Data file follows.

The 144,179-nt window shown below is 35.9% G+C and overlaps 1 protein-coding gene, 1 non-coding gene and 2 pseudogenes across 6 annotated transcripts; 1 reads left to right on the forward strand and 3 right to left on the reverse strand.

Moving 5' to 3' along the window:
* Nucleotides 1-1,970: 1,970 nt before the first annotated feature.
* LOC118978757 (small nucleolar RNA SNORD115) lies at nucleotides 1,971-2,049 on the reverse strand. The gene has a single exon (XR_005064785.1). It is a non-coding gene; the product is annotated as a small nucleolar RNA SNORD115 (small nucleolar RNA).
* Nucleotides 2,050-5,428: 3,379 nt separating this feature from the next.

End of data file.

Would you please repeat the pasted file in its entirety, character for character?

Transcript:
The 144,179-nt window shown below is 35.9% G+C and overlaps 1 protein-coding gene, 1 non-coding gene and 2 pseudogenes across 6 annotated transcripts; 1 reads left to right on the forward strand and 3 right to left on the reverse strand.

Moving 5' to 3' along the window:
* Nucleotides 1-1,970: 1,970 nt before the first annotated feature.
* LOC118978757 (small nucleolar RNA SNORD115) lies at nucleotides 1,971-2,049 on the reverse strand. The gene has a single exon (XR_005064785.1). It is a non-coding gene; the product is annotated as a small nucleolar RNA SNORD115 (small nucleolar RNA).
* Nucleotides 2,050-5,428: 3,379 nt separating this feature from the next.